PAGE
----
Common misunderstandings about coffee

Common misunderstandings about coffee

Coffee culture has its misconceptions. When millions brew and drink Coffee, every day is typical. But let us clarify some of the coffee’s most popular and critical myths. Knowing the truth about them will get you closer to the actual coffee culture and the high-quality Coffee.


It's not true that bitterness is the main flavor note of Coffee. You could find low bitterness notes from chlorogenic acids and caffeine in coffee chemical composition; those would be found in a cup as soft and low bitter notes. The intensity will depend on the variety of the Coffee.

But bitter notes could come from coffee defects (abundant in low-quality lots). In addition, low-quality Coffee is often roasted very dark to "hide" other flaws such as mold, astringency, woody notes, etc. As a result, we always associate Coffee with a bitter drink.

Good Coffee is sweet; it has pleasant acidity, stimulating nutty, cacao, or fruit notes; it's aromatic. And it doesn't need sugar to cover the bitterness!


A Black Cup

Someone used to think that a good cup of Coffee has a deep black color. But this is more associated with the dark roast. Or maybe it's related to a high concentration of Coffee (more Coffee, less water). Still, it's not connected with a good flavor.

We have already talked about dark roast flavor, and it's not a pleasant cup. If we talk about highly concentrated Coffee, the taste could be too strong and complex to enjoy unless you prepare an espresso.

The color of Coffee is a brown color palette.


Bad for Health

On the contrary, every food or beverage is bad in significant amounts. Still, good Coffee is a stimulating beverage with benefits for physical activity. Its chemical composition includes antioxidants. A cup of Coffee helps us concentrate at work or when studying. Thanks to its caffeine component, it's a mild diuretic and an energy booster. It could help you control your weight. To experience all these benefits, you should apply some improvements to your coffee routine: choose a great coffee, prefer a medium roast, learn how to brew it well, avoid adding sugar, and know your caffeine sensibility to get your perfect daily coffee dose. Did you know that there are coffee varieties with low caffeine percentages?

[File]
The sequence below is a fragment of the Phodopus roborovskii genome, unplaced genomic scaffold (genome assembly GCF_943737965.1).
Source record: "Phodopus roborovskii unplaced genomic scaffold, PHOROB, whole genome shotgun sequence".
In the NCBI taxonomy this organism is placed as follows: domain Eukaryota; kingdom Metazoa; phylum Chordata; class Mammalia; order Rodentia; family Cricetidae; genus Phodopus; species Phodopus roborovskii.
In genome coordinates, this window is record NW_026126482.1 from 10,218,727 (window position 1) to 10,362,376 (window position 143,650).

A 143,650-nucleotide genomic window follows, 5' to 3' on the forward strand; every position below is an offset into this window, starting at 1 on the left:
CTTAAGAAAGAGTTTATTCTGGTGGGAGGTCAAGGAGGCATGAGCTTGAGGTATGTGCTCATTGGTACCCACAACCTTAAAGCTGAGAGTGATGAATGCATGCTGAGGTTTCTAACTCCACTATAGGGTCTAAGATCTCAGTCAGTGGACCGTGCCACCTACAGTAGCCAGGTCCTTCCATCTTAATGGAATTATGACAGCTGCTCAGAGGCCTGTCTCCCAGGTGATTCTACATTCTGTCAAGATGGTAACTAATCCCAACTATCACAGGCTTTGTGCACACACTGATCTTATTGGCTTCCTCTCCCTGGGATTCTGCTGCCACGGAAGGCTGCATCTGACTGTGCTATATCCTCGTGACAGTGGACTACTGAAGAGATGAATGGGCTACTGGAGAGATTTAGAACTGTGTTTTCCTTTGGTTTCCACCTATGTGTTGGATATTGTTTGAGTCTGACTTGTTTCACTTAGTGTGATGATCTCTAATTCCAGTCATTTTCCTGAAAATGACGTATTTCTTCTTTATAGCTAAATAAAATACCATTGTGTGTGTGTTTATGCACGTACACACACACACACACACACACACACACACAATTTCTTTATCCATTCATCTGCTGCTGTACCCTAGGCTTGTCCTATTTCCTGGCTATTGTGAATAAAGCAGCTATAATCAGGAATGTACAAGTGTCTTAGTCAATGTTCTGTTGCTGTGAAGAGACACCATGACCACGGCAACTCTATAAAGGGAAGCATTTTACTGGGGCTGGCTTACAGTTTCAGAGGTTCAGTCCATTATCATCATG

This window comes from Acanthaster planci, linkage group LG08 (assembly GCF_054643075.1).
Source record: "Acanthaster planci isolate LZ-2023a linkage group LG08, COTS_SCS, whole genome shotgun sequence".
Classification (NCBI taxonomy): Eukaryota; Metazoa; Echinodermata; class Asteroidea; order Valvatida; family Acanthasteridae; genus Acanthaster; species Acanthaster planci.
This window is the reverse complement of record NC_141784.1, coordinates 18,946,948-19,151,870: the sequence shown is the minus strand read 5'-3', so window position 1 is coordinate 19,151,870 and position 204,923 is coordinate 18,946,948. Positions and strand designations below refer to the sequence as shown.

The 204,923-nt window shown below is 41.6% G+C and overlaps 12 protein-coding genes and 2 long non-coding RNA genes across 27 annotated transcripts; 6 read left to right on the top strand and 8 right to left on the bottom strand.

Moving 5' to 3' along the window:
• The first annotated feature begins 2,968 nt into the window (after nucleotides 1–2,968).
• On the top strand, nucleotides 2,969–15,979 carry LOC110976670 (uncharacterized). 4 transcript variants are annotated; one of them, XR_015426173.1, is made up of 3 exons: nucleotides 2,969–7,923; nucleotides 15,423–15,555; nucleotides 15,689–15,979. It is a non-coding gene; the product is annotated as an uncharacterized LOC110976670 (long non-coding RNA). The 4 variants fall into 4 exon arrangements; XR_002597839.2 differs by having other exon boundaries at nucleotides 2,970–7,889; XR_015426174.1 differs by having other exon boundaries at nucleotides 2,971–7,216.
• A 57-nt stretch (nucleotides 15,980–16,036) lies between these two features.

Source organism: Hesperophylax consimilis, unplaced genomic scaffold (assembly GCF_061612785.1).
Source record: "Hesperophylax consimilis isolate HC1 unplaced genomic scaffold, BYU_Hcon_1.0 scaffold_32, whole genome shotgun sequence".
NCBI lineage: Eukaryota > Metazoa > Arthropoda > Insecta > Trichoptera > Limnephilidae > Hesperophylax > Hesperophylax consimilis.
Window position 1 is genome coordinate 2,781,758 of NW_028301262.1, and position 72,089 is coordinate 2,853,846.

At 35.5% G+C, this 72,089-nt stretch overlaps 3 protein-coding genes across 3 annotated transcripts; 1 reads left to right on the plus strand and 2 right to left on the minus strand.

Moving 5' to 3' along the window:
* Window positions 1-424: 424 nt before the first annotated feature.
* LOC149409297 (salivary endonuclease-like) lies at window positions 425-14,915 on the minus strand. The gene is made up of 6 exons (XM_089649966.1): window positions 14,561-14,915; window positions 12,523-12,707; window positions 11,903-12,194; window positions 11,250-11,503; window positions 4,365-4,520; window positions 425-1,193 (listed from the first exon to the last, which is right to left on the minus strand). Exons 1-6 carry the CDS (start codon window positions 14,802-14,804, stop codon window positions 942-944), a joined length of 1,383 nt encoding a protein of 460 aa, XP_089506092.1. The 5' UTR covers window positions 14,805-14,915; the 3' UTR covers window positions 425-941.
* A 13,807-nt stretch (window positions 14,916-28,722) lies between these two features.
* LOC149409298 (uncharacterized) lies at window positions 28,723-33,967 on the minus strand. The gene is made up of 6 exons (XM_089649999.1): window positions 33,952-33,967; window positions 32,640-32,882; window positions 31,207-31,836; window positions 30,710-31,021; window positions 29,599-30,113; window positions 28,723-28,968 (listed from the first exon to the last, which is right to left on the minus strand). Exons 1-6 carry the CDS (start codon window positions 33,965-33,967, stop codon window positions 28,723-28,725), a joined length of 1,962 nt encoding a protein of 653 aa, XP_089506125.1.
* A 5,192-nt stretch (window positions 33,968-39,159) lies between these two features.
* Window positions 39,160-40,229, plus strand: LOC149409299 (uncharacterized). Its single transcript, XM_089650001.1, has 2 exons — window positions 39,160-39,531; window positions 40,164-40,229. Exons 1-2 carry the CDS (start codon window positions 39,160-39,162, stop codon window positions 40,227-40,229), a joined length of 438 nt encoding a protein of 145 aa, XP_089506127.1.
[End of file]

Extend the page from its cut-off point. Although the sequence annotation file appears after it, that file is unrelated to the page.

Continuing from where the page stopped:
Dark Coffee is Better

We recommend a medium roast. And this is why:

With a medium roast, you'll appreciate all the flavor characteristics. Let's imagine a toast of bread. You can apply heat until those great aromas, colors, and flavors are ready to make it on your stove. But if you continue heating, the golden and tasty toast turns into carbonized bread; it loses all flavor, even the texture. And all you'll have left to eat would be burnt bread and ashes. Something similar happens when we go from medium roast to dark roast.

It could be the main reason, but -as you can see- if you choose a medium roast, you are on the path to finding specialty coffee options.


Every Coffee Tastes the Same

Just 99% of my odds said it is not possible, particularly with gourmet coffee. Let's think about apples; there isn't just one type of apple. You probably have a favorite variety because of its acidity or sweetness, or maybe you love the texture. We have the same thing in Coffee.

There are many species of Coffee and hundreds of varieties inside them. Each one is a different coffee plant and produces a distinct coffee flavor.

The flavor also is influenced by the mill process and, of course, by the origin.

But why do people think that Coffee tastes the same? Because of the commercial coffee effect. 

In contrast, high-quality Coffee offers many flavor profiles. It's a world to discover! 

Even though we can't have an expert palate to get started, we can taste the differences: acidity, sweetness, intensity, chocolate or caramel notes, and aroma. The more Coffee you taste, the more your palate will wake up.